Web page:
A DHS child welfare worker and her supervisor have been charged with criminal wrongdoing after a police investigation into the 2013 death of a special-needs teenager.
Rachel Qualls and supervisor Paul Kim Myers were charged Friday in Oklahoma County District Court.
Both are accused of failing to properly investigate a sister’s concerns the boy was being neglected at his Oklahoma City home. The supervisor also is accused of falsifying computer records after the boy died in an attempt to cover up their failures.
The boy’s father, Michael David Wood, meanwhile, has been charged with child neglect.
Quinten Wood died Jan. 4, 2013, of acute pneumonia. He was 15.
His death attracted widespread attention when the sister, Valerie Wood-Harber, delivered a petition with more than 460,000 electronic signatures to the governor’s office in January.
The petition expressed “outrage at the dysfunction” in Oklahoma’s child welfare system.
“I called DHS 22 times in between the dates of Dec. 17, 2012, and Jan. 3, 2013,” the sister, who lives in Arkansas, said in January. “My reports of neglect went uninvestigated by DHS. They went unreported by his public school that he attended. I was told that I needed to mind my own business, that he was fine, when he was dying.”
The Oklahoma Department of Human Services in February announced it had initiated steps to fire the two employees. Both are now on paid leave.
“Unfortunately in this case, a thorough and comprehensive review of the facts and circumstances of Quinten’s death led us to the difficult and sad conclusion that the individual actions of two employees associated with this case clearly violated agency policies and reasonable child protection practices,” DHS Director Ed Lake said.
Qualls, 24, of Oklahoma City, is charged with a misdemeanor, willful neglect to perform a duty. She has worked at DHS since October 2011.
If convicted, she faces up to a year in jail.
Myers, 57, of Edmond, is charged with the same misdemeanor and also with a felony, unlawful use of a computer. He has worked at DHS since March 2007.
If convicted, he faces up to a year in jail on the misdemeanor and five years in prison on the computer crime.
Neither responded Sunday to messages left by phone for comment.
Quinten’s sister, Wood-Harber, said Sunday of the charges, “I think it’s very appropriate. I’m fully in support of the DA.”
Qualls admitted she never went to Quinten’s home after being assigned to investigate his sister’s concerns, police reported.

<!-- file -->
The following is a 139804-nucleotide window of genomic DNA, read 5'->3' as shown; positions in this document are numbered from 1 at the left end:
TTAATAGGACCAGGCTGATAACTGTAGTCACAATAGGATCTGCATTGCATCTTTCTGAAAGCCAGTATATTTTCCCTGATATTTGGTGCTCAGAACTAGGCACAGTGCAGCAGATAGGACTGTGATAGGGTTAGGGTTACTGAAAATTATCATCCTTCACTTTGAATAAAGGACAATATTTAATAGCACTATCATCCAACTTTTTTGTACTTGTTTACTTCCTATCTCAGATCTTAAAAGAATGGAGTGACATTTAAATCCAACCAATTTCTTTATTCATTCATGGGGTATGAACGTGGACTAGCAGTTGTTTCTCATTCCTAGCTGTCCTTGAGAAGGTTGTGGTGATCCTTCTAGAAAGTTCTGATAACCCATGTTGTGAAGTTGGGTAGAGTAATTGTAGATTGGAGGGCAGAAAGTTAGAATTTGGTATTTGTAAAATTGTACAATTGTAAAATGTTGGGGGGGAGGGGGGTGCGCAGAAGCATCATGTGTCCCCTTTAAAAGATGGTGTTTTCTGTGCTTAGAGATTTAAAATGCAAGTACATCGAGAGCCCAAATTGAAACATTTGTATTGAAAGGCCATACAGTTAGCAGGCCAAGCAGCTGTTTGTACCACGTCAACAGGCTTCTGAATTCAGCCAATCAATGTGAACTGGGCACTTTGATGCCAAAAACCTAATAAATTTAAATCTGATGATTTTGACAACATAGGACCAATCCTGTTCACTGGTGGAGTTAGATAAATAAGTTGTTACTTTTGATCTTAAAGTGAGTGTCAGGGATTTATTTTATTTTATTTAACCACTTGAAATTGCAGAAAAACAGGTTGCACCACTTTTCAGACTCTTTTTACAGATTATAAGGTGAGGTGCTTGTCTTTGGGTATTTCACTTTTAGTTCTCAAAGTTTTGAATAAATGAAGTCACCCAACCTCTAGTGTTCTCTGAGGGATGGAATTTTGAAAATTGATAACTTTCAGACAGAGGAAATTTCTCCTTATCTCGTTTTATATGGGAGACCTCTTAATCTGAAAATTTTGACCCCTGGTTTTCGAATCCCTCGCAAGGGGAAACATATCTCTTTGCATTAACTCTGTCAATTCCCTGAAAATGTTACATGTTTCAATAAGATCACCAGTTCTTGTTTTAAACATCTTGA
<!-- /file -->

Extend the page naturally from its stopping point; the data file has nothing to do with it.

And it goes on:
Quinten lived in a trailer house with a younger brother, Cameron, and their father.
The DHS worker did see Quinten at school in Midwest City on Dec. 19, 2012, two days after the sister first called. She also talked to his teachers and to Cameron, at school, records show.
She said she drove by the boy’s trailer that day but did not stop, records show. She also said she he never went back and never contacted the boy’s father.
By law, a DHS worker must make a visit to the home of a child while investigating a child abuse or neglect report.
Oklahoma City police detective Rocky Gregory wrote in a court affidavit that Qualls confirmed in the interview with Cameron that the children did not have any food in the trailer house.
The detective wrote she also learned Cameron, then 14, was taking full care of his disabled brother and that both were being neglected by their father.
“The boys were not taken from the home,” he wrote.
Myers admitted to DHS officials that he deleted from Qualls’ report that she had not gone to the boy’s home, the police detective also reported. “Myers ... admitted to officials that he was afraid that information would look poorly on his supervision,” the detective wrote.
Quinten suffered from a rare chromosomal abnormality that left him unable to care for most basic needs. He wore diapers, needed help to eat and clean himself, and had the mental capacity of an infant or a toddler, records show.
Father faces charges
His father, Michael David Wood, 47, of Midwest City, was charged March 7 with two counts of child neglect — one involving Quinten and one involving Cameron. If convicted, he faces up to life in prison on each felony count.
He has denied neglecting Quinten.
“If I didn’t care properly for Quinten, he wouldn't have lived 15 years, especially when we were told that he wouldn’t live to see a year,” he told CNN last year.
“I was going to take both of them to the doctor that afternoon,” he also told CNN. “Would he have been alive if I’d taken him to the doctor the day before? Probably, maybe not, I don’t know. People die of pneumonia in the hospital.”
The police detective, Gregory, wrote in a court affidavit that Quinten had not been to the doctor since 2011. He had been ill for days before his death, the detective wrote.
The detective also reported Cameron said there was no food in the house on a regular basis.
The detective reported the residence was found to be in disarray after Quinten’s death.
“The boys lived with their father in a trailer filled with trash (and) animal feces scattered about,” the detective wrote.
A rare case
It is extremely rare for criminal charges to be filed against DHS workers in the mishandling of cases.
District Attorney David Prater personally authorized one of his top assistants to file Friday’s charges.
In 2012, two former DHS workers were charged in Shawnee with suppressing evidence in the Serenity Deal case.
Both pleaded no contest to the misdemeanor charge and agreed to drop efforts to get their jobs back.
Those two workers were accused of maliciously keeping evidence from the judge when they recommended that the girl be placed with her father.
Serenity, 5, was murdered by her father in June 2011 less than a month after she began living with him full time at his Oklahoma City apartment.
She had been in a foster home.